If at first you don’t succeed, try again!
The search for the people responsible for the hot air balloon sped up Strelzyk and Wetzel’s escape plan. Notices were appearing in local newspapers seeking information on anyone who could be responsible for it. Because the second balloon had to be abandoned, an entirely new, third balloon had to be created — and fast!
In 1979, the forecast for the night of September 15 looked perfect for the planned escape. Essential for their plan was a strong north wind that would assist them in quickly getting into West Germany. Although the forecast was perfect on September 15, this third balloon had not yet been tested.
Desperate to get out of East Germany, the Strelzyk and Wetzel family decided to roll the dice and moved forward with their third escape attempt.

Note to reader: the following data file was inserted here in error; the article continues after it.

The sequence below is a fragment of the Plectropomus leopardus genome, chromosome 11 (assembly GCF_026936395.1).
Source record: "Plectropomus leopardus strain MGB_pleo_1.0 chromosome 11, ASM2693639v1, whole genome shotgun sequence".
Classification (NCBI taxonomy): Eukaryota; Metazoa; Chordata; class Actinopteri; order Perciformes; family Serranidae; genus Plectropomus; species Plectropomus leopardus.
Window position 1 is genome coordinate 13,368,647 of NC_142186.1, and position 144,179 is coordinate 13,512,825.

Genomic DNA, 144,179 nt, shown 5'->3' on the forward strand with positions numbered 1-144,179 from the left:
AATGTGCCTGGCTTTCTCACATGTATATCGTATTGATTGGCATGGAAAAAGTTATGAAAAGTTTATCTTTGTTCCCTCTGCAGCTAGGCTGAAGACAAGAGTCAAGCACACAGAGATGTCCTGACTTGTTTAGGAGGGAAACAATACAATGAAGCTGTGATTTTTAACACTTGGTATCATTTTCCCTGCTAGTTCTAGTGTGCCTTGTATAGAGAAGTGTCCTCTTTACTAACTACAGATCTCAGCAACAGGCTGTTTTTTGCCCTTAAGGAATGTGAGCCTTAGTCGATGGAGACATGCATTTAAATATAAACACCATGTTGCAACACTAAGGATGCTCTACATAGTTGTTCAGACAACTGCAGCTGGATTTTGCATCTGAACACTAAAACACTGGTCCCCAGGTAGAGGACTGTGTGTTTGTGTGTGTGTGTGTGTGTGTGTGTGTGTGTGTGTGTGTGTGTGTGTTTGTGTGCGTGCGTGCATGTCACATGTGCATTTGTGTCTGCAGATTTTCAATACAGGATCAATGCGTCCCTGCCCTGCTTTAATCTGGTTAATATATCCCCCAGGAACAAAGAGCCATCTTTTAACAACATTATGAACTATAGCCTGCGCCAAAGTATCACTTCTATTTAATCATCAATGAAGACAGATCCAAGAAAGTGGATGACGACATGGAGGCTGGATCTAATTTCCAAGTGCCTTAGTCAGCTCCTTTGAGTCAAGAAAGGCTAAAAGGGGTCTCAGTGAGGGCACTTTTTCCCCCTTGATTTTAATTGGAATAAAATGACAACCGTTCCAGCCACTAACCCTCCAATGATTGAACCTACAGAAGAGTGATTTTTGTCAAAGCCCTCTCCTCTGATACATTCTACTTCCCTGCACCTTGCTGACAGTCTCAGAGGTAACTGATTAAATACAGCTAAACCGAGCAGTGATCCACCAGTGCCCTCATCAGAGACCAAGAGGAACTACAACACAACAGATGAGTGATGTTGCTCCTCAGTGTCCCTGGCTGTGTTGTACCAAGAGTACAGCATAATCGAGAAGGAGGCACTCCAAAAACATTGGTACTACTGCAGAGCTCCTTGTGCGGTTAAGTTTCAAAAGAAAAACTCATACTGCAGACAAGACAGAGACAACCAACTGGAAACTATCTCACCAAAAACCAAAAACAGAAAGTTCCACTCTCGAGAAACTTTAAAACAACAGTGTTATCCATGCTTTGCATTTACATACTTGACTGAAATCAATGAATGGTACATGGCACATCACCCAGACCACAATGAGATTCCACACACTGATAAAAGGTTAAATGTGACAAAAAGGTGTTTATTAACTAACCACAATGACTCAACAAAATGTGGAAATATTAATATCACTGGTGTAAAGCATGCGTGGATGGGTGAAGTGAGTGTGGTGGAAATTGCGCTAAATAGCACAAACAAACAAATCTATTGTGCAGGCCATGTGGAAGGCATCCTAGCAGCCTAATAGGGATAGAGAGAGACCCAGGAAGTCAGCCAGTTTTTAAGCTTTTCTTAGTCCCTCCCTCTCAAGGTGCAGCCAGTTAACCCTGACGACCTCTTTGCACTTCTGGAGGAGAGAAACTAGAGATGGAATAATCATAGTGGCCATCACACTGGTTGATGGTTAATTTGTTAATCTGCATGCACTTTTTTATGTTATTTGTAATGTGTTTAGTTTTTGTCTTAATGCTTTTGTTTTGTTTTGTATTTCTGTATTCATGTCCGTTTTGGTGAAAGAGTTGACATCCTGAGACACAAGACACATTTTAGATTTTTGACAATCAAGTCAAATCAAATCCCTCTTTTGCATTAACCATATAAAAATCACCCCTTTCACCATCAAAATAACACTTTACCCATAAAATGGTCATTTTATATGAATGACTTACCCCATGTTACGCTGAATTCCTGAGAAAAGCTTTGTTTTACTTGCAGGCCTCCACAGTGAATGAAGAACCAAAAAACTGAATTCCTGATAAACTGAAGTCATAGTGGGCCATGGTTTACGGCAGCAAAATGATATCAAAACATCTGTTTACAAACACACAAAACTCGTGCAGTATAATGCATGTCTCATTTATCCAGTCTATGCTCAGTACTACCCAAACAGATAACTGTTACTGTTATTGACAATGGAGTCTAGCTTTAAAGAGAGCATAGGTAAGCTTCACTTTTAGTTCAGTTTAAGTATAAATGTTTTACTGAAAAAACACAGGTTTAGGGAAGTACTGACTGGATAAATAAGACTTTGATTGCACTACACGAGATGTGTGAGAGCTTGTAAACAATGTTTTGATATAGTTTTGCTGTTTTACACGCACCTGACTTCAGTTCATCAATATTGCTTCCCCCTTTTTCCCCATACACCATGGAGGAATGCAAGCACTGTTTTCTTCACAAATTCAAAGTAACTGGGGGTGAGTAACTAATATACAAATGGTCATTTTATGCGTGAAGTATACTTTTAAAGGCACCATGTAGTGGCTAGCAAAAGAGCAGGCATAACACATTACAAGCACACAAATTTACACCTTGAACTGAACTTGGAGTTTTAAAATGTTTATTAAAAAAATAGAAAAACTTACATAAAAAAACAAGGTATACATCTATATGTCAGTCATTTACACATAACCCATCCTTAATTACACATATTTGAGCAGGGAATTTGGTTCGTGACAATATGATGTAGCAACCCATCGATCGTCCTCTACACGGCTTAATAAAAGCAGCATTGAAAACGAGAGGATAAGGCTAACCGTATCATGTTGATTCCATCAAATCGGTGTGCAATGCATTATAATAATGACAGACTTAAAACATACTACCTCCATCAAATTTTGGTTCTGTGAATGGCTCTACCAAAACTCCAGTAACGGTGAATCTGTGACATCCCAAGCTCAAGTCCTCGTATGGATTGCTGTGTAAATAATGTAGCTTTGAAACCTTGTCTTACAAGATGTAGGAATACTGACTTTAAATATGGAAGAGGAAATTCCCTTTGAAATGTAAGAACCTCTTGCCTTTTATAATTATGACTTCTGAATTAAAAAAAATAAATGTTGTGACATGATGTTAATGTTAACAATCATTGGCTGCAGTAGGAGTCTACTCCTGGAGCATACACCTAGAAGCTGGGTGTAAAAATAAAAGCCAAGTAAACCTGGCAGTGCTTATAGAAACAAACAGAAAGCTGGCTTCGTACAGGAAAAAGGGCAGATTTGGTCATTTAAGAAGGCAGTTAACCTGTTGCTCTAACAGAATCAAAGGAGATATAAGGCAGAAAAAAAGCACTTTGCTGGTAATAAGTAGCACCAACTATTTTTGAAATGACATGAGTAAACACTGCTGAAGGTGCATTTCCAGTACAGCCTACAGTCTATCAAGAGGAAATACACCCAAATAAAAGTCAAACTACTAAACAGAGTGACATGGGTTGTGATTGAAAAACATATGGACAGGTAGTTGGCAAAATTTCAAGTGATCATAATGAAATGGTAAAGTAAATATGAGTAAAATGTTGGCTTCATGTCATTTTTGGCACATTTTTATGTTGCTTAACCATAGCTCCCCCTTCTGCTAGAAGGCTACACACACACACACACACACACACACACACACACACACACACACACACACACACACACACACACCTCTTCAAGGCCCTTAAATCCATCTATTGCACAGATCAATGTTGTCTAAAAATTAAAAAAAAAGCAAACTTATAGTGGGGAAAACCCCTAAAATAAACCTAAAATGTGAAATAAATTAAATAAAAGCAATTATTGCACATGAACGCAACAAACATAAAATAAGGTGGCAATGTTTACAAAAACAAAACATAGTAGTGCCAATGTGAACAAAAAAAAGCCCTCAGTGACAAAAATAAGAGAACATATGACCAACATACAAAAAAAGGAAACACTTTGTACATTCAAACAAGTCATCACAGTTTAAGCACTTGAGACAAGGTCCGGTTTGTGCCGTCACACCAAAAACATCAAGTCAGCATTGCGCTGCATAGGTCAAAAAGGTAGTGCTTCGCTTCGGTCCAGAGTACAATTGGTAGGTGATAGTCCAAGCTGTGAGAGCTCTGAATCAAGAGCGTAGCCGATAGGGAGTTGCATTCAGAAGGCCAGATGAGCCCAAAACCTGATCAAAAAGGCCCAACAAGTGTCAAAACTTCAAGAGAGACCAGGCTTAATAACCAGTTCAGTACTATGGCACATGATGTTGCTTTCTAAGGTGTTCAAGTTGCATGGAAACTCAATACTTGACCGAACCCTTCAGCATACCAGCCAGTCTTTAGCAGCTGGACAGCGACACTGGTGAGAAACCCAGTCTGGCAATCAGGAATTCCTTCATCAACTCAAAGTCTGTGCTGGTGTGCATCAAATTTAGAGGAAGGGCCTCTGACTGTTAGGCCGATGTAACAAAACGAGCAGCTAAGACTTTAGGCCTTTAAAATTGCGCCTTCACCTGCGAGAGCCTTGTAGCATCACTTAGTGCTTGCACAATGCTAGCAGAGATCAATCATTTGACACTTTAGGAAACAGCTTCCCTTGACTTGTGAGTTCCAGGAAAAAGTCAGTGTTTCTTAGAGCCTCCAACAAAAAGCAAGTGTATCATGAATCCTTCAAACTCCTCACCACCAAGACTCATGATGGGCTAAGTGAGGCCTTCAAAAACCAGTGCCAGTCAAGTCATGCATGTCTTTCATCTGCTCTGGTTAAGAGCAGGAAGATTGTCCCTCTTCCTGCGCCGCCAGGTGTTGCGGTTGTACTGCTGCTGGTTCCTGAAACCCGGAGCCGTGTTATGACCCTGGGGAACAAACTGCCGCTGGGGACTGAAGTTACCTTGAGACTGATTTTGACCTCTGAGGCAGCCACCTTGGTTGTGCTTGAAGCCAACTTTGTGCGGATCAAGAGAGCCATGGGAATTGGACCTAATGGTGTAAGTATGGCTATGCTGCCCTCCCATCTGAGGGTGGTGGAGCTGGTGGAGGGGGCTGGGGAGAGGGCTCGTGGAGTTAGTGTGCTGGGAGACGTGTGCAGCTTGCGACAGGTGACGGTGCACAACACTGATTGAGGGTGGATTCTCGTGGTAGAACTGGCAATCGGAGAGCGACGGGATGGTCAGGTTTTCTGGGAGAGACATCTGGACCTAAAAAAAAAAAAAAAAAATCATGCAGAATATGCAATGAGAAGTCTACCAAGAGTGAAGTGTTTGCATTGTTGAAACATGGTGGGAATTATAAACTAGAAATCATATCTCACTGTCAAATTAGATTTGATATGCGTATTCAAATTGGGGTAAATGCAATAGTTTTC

On the eve of September 16, 1979, the two families drove their cars to the border. At 2:26 a.m., the balloon lifted off with all members of the Wetzel and Strelyzk families inside. Just minutes after liftoff, the police were notified about an unidentified flying object heading for the border. Although they aimed their searchlights at the night sky, they could not see the hot air balloon drifting to safety.
The total flight time in the hot-air balloon was 28 minutes. It was good enough. The Wetzel family and Strelyzk family landed 15 miles away in a farmer’s field after reaching an altitude of 2000 meters.
The escape in a hot air balloon was just one out of numerous creative escape plans out of East Germany during the Cold War. However, it has gotten the Hollywood treatment twice — once in 1982 with the movie Night Crossing, and again in 2018 with the movie Balloon.
Sometimes, a high risk does end up receiving a high reward — such as eight people’s freedom.